The design of the amp started when Bill suggested that he wanted to build one of the YAHA (Yet Another Hybrid Amplifier) amps , but using a different design. Alex, being mostly interested in tube amps, was not initially interested but as Bill and Mark began to suggest requirements for the amp and some options for the input tube, it was obvious that there was room to improve the typical hybrid topology. After more thought, Mark provided a list of some requirements for the design that he felt were necessary to meet in order to improve on the hybrid topology.

Alex went to work taking the design discussions and turning them into a draft design. Our first name for the amp (as a joke) among the team was Stoopid Opamp Headphone Amp (SOHA). The name, as so often happens with skunk-works project names, eventually stuck and finally we are just calling this amplifier the Stoopid or the SOHA. Another name for the amp, with the same acronym, might be the Simple Opamp Hybrid Amplifier.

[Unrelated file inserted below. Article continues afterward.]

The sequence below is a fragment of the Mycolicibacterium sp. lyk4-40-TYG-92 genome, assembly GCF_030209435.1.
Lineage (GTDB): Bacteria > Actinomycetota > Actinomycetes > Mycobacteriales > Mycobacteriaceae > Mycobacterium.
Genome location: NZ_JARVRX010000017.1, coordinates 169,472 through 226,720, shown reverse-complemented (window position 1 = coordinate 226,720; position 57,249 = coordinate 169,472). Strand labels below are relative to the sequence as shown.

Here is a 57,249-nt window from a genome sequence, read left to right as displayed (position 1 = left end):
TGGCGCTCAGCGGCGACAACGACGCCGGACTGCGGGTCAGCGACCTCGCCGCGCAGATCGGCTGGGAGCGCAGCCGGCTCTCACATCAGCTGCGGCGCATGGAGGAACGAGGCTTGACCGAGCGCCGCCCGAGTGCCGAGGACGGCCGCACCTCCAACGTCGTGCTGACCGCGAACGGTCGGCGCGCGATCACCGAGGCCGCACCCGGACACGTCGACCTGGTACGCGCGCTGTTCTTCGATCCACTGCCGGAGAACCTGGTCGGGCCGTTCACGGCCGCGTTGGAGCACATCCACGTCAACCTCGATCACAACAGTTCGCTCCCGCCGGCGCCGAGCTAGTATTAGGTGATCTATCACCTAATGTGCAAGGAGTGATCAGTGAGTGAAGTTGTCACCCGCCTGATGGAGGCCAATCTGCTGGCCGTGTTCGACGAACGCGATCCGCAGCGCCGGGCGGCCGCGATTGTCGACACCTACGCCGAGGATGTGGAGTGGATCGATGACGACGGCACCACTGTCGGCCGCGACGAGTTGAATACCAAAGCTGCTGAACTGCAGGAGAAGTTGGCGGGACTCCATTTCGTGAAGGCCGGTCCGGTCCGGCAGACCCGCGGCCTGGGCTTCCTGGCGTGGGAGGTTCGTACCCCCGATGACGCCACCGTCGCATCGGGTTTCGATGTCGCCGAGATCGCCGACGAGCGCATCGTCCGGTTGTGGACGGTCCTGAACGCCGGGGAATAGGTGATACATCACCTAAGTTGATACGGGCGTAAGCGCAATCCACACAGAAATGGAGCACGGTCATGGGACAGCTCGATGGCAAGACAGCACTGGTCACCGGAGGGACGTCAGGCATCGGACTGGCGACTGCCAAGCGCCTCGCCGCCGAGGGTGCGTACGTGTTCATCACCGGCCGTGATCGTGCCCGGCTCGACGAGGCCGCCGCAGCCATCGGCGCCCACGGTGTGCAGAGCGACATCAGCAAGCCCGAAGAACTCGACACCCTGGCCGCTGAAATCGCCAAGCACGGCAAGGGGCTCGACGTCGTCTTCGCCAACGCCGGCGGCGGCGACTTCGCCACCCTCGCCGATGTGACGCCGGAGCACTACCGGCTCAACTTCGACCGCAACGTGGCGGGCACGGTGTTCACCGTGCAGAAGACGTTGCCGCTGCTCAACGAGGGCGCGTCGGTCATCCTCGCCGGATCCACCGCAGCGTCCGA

The original prototypes assured us that it is possible to make a surprisingly good performing amp utilizing a tube at relatively low voltage and while still keeping the build cheap, easy, and reasonably electric shock-free. After altering some of the power supply and circuit values and testing the prototype, we ended up with something that was stable and fun to listen to for extended periods. It applies some compression but that’s part of its charm, and it would be a rather sterile sounding amp without the 12AU7/ECC82 altering the sound the way it does with its 40V plate voltage.

Amplifier Circuit

Most of the hybrid amps that have appeared in HeadWize threads and elsewhere (such as the Millet hybrid) have used the same B+ for both the tube and the opamp. Some of these amps are designed to be portable enough to run from a battery, but most are really constrained to a low voltage DC supply of some kind plugged into the line and so are not truly portable.